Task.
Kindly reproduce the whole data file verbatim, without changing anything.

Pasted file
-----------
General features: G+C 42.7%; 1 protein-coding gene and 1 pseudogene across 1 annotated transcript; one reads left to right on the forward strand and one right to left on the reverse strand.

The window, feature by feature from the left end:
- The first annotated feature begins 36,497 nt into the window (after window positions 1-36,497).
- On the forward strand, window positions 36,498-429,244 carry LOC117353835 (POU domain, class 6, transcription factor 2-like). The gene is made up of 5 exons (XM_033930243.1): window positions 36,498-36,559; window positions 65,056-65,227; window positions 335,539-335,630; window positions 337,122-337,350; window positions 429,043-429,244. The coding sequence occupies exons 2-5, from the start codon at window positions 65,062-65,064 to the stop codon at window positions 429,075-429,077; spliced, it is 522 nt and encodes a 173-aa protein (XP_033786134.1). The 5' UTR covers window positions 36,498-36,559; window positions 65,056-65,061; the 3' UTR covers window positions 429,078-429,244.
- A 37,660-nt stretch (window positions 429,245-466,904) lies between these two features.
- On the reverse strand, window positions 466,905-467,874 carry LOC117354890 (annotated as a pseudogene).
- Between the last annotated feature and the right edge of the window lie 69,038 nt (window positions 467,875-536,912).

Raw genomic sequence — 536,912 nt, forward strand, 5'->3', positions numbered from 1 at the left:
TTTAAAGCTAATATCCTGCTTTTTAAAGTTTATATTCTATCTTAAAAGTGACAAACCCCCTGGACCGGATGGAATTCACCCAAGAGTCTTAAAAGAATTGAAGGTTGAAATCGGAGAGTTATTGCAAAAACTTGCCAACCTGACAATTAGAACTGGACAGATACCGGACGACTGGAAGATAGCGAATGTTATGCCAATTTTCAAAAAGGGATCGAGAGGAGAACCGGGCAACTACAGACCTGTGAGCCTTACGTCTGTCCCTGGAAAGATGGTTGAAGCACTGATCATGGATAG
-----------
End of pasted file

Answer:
General features: G+C 42.7%; 1 protein-coding gene and 1 pseudogene across 1 annotated transcript; one reads left to right on the forward strand and one right to left on the reverse strand.

The window, feature by feature from the left end:
- The first annotated feature begins 36,497 nt into the window (after window positions 1-36,497).
- On the forward strand, window positions 36,498-429,244 carry LOC117353835 (POU domain, class 6, transcription factor 2-like). The gene is made up of 5 exons (XM_033930243.1): window positions 36,498-36,559; window positions 65,056-65,227; window positions 335,539-335,630; window positions 337,122-337,350; window positions 429,043-429,244. The coding sequence occupies exons 2-5, from the start codon at window positions 65,062-65,064 to the stop codon at window positions 429,075-429,077; spliced, it is 522 nt and encodes a 173-aa protein (XP_033786134.1). The 5' UTR covers window positions 36,498-36,559; window positions 65,056-65,061; the 3' UTR covers window positions 429,078-429,244.
- A 37,660-nt stretch (window positions 429,245-466,904) lies between these two features.
- On the reverse strand, window positions 466,905-467,874 carry LOC117354890 (annotated as a pseudogene).
- Between the last annotated feature and the right edge of the window lie 69,038 nt (window positions 467,875-536,912).

Raw genomic sequence — 536,912 nt, forward strand, 5'->3', positions numbered from 1 at the left:
TTTAAAGCTAATATCCTGCTTTTTAAAGTTTATATTCTATCTTAAAAGTGACAAACCCCCTGGACCGGATGGAATTCACCCAAGAGTCTTAAAAGAATTGAAGGTTGAAATCGGAGAGTTATTGCAAAAACTTGCCAACCTGACAATTAGAACTGGACAGATACCGGACGACTGGAAGATAGCGAATGTTATGCCAATTTTCAAAAAGGGATCGAGAGGAGAACCGGGCAACTACAGACCTGTGAGCCTTACGTCTGTCCCTGGAAAGATGGTTGAAGCACTGATCATGGATAG